Archived Letter – 344

I would like to respond to misleading information Mr. Chong has presented in regards to his MP’s pension. Mr. Chong states he pays $21,000 in cash and foregone RRSP refunds to his pension. The facts are: he pays $10,900 into his pension which is tax deductible. A further non taxed contribution, payed for by taxpayers, increases his benefit to over the $22,450, the maximum tax free contribution allowable for pensions. Mr. Chong is not foregoing any tax refunds. In fact, for a person to be eligible for the same pension an MP can receive after 6 yrs service, they would have to contribute $129,000 per yr. of their pretax income. As Mr. Chong’s pension is not invested but is guaranteed a return of 10.4% through taxation, he is not exposed to market conditions where taxpayers have seen a devaluation of up to 18% of their pension investment. And yet he bemoans his lack of tax refund on his no risk, non taxed, maximum allowable contribution. Mr. Chong can draw a pension after 11 yrs of service of $51,241 at age 55. At age 60 his pension will be adjusted upwards in line with increases to the consumer price index for the previous 15 yrs. With average life expectancy he will draw 2.8 million dollars on $121,000 in personal, tax free, contributions. Remember this is if he retires at 45 yrs, having worked 11: his pension goes up exponentially for every year Chong sits in Ottawa. If not, he has at least 20 yrs left to work and invest in addition to drawing the unindexed portion of his pension for 5yrs and the fully indexed for a further 5. Mr. Chong points out that when he draws his monthly pension it will be taxable; and that his pension is not an asset transferable to his children. Well, welcome to our world. Those, Mr. Chong, are facts.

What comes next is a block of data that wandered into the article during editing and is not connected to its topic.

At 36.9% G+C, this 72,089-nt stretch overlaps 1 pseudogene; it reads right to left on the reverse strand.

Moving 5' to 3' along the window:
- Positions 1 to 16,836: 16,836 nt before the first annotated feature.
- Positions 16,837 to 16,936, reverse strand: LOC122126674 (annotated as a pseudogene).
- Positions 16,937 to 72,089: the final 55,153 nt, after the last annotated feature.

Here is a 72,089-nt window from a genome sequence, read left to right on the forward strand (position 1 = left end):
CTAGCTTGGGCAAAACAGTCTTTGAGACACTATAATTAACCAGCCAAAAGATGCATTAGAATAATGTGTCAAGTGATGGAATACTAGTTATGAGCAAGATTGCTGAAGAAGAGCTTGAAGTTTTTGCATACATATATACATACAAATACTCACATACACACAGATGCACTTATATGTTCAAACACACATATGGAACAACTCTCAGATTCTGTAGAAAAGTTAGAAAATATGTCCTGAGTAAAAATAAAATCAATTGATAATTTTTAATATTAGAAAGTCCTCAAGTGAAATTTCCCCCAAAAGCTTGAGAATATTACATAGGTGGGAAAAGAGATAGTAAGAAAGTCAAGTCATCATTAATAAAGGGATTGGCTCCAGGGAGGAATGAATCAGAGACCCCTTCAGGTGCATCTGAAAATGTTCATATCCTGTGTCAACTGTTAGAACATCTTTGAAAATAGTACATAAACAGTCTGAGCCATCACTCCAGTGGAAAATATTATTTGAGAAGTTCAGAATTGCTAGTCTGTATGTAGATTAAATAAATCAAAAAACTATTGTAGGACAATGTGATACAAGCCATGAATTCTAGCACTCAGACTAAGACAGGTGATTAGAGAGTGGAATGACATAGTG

Raymond Trafford